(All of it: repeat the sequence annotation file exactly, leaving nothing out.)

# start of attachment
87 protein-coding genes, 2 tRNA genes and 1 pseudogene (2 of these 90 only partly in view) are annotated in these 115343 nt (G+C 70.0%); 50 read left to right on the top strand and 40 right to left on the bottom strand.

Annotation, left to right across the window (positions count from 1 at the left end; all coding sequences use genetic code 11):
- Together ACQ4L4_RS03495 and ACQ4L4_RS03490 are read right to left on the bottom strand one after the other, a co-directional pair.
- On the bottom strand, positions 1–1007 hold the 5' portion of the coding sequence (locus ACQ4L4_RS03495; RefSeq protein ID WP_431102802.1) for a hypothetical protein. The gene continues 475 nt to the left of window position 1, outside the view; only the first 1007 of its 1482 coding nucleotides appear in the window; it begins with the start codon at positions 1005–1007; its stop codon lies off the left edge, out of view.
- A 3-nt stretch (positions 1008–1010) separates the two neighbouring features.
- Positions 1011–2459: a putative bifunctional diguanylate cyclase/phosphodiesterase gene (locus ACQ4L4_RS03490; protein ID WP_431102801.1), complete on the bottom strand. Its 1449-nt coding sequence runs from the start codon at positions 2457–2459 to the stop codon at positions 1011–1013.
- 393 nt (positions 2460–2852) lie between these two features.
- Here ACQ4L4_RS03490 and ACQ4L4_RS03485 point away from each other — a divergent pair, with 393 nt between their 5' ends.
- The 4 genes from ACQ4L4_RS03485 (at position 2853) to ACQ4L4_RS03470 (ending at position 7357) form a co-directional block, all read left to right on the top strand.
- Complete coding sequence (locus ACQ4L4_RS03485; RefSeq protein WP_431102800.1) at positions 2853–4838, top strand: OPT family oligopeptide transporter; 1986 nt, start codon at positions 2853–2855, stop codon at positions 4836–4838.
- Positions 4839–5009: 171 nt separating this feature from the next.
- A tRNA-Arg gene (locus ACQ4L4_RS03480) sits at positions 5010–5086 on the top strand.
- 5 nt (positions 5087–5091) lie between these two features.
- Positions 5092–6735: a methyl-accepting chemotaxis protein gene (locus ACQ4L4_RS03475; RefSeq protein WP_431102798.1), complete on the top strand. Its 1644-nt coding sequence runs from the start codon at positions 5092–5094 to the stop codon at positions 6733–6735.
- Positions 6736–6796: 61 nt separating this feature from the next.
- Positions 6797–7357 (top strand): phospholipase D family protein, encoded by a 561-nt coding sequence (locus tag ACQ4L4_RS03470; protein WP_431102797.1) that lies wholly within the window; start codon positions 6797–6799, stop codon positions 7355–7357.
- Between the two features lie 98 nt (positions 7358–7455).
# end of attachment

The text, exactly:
87 protein-coding genes, 2 tRNA genes and 1 pseudogene (2 of these 90 only partly in view) are annotated in these 115343 nt (G+C 70.0%); 50 read left to right on the top strand and 40 right to left on the bottom strand.

Annotation, left to right across the window (positions count from 1 at the left end; all coding sequences use genetic code 11):
- Together ACQ4L4_RS03495 and ACQ4L4_RS03490 are read right to left on the bottom strand one after the other, a co-directional pair.
- On the bottom strand, positions 1–1007 hold the 5' portion of the coding sequence (locus ACQ4L4_RS03495; RefSeq protein ID WP_431102802.1) for a hypothetical protein. The gene continues 475 nt to the left of window position 1, outside the view; only the first 1007 of its 1482 coding nucleotides appear in the window; it begins with the start codon at positions 1005–1007; its stop codon lies off the left edge, out of view.
- A 3-nt stretch (positions 1008–1010) separates the two neighbouring features.
- Positions 1011–2459: a putative bifunctional diguanylate cyclase/phosphodiesterase gene (locus ACQ4L4_RS03490; protein ID WP_431102801.1), complete on the bottom strand. Its 1449-nt coding sequence runs from the start codon at positions 2457–2459 to the stop codon at positions 1011–1013.
- 393 nt (positions 2460–2852) lie between these two features.
- Here ACQ4L4_RS03490 and ACQ4L4_RS03485 point away from each other — a divergent pair, with 393 nt between their 5' ends.
- The 4 genes from ACQ4L4_RS03485 (at position 2853) to ACQ4L4_RS03470 (ending at position 7357) form a co-directional block, all read left to right on the top strand.
- Complete coding sequence (locus ACQ4L4_RS03485; RefSeq protein WP_431102800.1) at positions 2853–4838, top strand: OPT family oligopeptide transporter; 1986 nt, start codon at positions 2853–2855, stop codon at positions 4836–4838.
- Positions 4839–5009: 171 nt separating this feature from the next.
- A tRNA-Arg gene (locus ACQ4L4_RS03480) sits at positions 5010–5086 on the top strand.
- 5 nt (positions 5087–5091) lie between these two features.
- Positions 5092–6735: a methyl-accepting chemotaxis protein gene (locus ACQ4L4_RS03475; RefSeq protein WP_431102798.1), complete on the top strand. Its 1644-nt coding sequence runs from the start codon at positions 5092–5094 to the stop codon at positions 6733–6735.
- Positions 6736–6796: 61 nt separating this feature from the next.
- Positions 6797–7357 (top strand): phospholipase D family protein, encoded by a 561-nt coding sequence (locus tag ACQ4L4_RS03470; protein WP_431102797.1) that lies wholly within the window; start codon positions 6797–6799, stop codon positions 7355–7357.
- Between the two features lie 98 nt (positions 7358–7455).